Could the WAN optimization market be ready to shift into a higher gear?
Citrix Systems Inc. (Nasdaq: CTXS) this week announced a new appliance combining WAN optimization and branch office application management, just days after a new Talari Networks survey landed that suggested busier days ahead for WAN optimization firms.
The Citrix CloudBridge 2000WS appliance, part of the CloudBridge CSX Solution, helps extend the application acceleration benefits of the cloud to more branch offices, while also consolidating the number of physical servers needed to locally manage applications at those locations. It relies on WAN optimization combined with up to two pre-packaged virtual Windows servers for running applications. The vendor also has so far verified applications from three partners -- Qumu, Talon, and Cortado. (See Citrix Builds CloudBridge to Branch Offices.)
The announcement could add further spice to the WAN optimization market, where Citrix is battling it out with the likes of Riverbed Technology Inc. (Nasdaq: RVBD), F5 Networks Inc. (Nasdaq: FFIV), and Aryaka . It also comes a week after WAN bandwidth aggregation vendor Talari Networks unveiled results from a survey which show that application performance and better support for real-time applications are the leading issues to affect the WAN in the next year. While some analysts have hinted that the WAN optimization market is maturing, the Talari survey also suggested the enterprise WAN budgets are likely to increase during the next year to address these issues, which should be good news for Citrix and all of the above. (See Juniper Taps Riverbed for Enterprise Help and Aryaka: WAN Optimization as a Service?)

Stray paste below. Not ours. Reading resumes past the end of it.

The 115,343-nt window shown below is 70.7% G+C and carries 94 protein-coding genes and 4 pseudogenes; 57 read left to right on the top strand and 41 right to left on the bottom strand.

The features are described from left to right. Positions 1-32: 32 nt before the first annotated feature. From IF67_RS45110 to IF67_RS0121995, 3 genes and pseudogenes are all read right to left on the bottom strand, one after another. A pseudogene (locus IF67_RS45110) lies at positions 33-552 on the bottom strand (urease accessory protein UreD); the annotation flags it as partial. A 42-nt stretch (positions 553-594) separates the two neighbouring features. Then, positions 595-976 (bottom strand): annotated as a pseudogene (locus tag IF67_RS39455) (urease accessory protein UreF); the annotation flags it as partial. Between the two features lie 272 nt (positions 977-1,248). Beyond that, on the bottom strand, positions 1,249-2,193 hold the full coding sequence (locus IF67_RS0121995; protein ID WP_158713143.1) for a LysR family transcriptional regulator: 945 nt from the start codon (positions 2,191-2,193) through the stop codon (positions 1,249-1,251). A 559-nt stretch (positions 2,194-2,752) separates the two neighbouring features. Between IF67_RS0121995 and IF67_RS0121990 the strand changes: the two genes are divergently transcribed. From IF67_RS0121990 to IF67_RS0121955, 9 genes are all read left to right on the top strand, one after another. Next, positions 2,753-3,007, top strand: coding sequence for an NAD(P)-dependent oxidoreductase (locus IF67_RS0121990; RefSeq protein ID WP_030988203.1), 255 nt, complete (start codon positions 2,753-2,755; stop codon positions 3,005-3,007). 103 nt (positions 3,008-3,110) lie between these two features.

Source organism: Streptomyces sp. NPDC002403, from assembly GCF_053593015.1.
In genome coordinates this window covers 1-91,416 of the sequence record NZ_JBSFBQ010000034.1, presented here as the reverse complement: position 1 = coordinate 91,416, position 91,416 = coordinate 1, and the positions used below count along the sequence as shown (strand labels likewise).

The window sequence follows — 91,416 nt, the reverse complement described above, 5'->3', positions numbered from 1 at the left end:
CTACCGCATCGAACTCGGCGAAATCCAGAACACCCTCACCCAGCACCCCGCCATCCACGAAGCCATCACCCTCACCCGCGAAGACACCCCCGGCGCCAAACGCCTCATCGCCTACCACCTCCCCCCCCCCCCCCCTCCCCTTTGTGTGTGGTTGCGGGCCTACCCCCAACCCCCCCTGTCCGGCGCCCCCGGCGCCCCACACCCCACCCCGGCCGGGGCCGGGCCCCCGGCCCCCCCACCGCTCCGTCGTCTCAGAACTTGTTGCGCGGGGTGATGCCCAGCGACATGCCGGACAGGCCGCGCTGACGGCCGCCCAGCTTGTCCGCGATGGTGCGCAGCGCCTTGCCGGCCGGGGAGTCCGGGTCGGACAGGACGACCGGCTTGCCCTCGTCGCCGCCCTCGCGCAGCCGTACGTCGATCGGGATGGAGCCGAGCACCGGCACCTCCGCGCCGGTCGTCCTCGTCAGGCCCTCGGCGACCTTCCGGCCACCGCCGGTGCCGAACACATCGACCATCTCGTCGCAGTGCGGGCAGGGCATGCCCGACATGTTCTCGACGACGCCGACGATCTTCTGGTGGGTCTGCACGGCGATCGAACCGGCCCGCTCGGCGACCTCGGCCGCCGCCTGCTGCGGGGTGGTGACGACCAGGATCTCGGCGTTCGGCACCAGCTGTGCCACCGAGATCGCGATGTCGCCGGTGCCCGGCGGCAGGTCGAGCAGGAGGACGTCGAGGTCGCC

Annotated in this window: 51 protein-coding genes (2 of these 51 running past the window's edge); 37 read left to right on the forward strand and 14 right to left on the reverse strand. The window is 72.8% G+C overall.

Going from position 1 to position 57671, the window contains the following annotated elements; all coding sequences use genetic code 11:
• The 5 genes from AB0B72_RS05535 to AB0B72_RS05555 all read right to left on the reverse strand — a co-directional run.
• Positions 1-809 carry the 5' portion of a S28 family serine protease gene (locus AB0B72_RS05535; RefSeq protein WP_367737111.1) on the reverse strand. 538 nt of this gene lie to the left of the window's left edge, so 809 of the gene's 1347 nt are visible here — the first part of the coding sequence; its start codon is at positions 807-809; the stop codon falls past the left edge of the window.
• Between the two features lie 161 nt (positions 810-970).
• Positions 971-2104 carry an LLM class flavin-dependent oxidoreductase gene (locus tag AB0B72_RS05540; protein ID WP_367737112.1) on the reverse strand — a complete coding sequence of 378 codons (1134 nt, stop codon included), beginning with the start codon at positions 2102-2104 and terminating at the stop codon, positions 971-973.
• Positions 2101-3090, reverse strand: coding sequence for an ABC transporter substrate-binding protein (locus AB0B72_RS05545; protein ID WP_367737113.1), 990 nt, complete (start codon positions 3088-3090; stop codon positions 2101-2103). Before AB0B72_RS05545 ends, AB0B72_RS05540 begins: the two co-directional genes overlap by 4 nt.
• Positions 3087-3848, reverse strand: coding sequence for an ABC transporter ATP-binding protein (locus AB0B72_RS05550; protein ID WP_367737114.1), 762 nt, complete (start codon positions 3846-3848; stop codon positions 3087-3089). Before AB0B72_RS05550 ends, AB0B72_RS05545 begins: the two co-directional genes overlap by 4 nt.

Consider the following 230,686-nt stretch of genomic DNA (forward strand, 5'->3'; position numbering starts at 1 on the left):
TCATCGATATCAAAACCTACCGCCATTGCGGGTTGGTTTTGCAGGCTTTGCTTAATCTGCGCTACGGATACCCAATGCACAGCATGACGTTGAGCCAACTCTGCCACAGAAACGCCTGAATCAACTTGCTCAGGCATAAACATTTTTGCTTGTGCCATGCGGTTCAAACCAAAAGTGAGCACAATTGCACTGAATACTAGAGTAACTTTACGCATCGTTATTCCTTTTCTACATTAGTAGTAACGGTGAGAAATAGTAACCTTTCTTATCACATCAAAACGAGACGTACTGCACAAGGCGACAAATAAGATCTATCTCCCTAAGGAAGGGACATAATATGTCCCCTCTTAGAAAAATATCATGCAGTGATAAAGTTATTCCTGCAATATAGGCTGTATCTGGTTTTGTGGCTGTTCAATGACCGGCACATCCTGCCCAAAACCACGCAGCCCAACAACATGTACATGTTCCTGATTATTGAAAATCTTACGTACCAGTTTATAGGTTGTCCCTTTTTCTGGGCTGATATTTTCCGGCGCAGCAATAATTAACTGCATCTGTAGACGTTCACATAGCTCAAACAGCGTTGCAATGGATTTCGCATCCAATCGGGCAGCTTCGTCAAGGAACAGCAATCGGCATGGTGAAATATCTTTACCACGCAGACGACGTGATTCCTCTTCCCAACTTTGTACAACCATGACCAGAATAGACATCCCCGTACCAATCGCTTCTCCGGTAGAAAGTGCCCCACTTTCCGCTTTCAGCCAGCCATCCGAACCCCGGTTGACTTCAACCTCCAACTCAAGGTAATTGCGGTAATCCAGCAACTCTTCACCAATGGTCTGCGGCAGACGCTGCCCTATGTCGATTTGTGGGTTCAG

One of the benefits of running cloud applications and WAN services on the same appliance is that IT managers can more efficiently and centrally manage the connectivity and applications of those branch locations as part of a more cohesive distributed enterprise model.
"What we're seeing is an evolution of the branch," says Chalan Aras, vice president and general manager of the CloudBridge group at Citrix. "Traditionally, it's the least technically advanced of corporate locations, partly because of the physical resources required to run applications locally. That's driving a desire to extend services from the cloud to the branch."
— Dan O'Shea, Managing Editor, Light Reading